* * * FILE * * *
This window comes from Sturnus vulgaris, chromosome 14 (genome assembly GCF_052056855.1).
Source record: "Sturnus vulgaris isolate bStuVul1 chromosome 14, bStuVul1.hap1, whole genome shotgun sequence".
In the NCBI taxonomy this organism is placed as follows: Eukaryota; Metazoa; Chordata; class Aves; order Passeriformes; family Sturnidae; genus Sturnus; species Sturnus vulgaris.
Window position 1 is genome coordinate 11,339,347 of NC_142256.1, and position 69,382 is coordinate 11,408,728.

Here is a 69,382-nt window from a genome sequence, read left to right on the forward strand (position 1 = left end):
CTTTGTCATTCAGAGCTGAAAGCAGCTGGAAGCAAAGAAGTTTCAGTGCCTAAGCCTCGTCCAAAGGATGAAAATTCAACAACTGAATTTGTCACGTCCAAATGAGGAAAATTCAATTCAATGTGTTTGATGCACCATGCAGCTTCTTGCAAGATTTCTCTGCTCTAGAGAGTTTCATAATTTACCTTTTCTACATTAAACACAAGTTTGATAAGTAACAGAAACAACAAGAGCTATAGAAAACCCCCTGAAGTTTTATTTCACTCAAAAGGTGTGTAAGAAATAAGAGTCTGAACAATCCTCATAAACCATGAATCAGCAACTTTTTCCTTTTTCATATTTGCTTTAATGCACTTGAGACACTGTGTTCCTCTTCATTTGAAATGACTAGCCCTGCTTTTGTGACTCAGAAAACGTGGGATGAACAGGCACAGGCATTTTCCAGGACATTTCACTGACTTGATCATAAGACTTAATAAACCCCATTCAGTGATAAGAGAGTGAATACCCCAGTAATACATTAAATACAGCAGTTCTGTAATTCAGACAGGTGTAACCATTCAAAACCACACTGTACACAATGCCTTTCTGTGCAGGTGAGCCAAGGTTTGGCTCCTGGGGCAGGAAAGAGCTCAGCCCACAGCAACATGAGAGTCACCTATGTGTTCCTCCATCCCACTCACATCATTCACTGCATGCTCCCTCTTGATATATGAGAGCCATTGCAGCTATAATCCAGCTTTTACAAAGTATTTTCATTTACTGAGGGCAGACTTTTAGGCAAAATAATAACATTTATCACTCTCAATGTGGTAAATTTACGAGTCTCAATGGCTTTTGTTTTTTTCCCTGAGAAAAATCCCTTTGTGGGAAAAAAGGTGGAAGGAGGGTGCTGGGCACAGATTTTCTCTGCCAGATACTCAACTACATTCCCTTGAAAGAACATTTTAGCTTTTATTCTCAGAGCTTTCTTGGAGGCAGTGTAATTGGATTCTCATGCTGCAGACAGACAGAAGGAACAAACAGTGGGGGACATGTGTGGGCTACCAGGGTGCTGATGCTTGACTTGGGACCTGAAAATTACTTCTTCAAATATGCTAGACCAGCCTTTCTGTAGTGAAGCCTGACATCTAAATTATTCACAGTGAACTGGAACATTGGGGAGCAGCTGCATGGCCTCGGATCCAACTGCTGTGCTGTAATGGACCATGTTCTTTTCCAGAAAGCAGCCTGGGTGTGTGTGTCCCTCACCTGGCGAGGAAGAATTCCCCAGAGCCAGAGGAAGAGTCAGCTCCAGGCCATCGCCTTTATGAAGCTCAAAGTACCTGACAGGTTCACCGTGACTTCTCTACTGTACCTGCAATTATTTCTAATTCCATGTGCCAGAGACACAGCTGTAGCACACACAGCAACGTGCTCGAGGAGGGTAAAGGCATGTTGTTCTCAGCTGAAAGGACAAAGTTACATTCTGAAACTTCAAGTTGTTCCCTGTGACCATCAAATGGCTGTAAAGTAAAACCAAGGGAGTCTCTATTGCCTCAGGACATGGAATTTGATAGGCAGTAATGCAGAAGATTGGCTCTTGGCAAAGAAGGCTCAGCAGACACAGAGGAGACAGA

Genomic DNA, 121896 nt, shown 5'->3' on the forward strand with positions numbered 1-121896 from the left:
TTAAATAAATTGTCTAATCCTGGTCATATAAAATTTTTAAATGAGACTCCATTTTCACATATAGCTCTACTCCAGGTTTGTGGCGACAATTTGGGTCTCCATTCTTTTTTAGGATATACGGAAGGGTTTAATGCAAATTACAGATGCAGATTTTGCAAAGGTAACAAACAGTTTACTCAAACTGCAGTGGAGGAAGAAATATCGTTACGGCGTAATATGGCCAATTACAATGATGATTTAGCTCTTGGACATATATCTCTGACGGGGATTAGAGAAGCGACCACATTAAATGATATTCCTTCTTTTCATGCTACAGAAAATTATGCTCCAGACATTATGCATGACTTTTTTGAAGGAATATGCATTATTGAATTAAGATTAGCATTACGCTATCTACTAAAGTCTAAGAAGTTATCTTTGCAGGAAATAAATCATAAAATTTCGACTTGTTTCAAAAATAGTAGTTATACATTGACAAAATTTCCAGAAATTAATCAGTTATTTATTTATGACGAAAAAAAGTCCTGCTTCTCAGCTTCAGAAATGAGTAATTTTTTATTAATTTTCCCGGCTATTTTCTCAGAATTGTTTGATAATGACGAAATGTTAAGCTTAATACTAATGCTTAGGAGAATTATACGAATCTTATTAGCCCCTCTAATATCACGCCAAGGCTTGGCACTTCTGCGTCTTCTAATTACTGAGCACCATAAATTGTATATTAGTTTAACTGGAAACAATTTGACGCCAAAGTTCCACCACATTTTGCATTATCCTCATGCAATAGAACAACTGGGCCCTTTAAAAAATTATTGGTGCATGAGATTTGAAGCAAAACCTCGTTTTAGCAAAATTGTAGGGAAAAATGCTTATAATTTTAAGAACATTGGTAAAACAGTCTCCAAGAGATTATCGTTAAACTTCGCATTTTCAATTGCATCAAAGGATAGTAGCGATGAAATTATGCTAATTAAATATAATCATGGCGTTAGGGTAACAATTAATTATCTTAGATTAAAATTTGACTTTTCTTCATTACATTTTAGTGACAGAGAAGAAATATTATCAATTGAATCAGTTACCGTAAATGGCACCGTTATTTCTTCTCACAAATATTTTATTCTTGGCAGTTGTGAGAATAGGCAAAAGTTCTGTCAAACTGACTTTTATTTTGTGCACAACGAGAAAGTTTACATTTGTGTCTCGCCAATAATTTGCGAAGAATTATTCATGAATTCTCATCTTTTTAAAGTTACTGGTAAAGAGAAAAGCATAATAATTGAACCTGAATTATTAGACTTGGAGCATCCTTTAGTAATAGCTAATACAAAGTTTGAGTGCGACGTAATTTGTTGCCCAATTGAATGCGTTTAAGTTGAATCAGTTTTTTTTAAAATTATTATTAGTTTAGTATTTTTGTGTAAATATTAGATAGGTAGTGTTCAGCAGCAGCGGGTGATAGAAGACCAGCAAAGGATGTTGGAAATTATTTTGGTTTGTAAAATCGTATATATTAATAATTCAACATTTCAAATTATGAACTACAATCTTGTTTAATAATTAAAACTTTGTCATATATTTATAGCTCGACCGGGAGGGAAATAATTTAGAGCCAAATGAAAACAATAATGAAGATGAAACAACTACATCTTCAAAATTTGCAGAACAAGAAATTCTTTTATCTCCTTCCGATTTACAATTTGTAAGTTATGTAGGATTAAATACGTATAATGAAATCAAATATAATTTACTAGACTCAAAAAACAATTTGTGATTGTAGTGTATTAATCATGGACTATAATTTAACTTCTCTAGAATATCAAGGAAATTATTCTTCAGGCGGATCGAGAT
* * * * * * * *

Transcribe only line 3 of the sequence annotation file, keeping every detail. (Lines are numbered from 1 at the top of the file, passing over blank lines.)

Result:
In the NCBI taxonomy this organism is placed as follows: Eukaryota; Metazoa; Chordata; class Aves; order Passeriformes; family Sturnidae; genus Sturnus; species Sturnus vulgaris.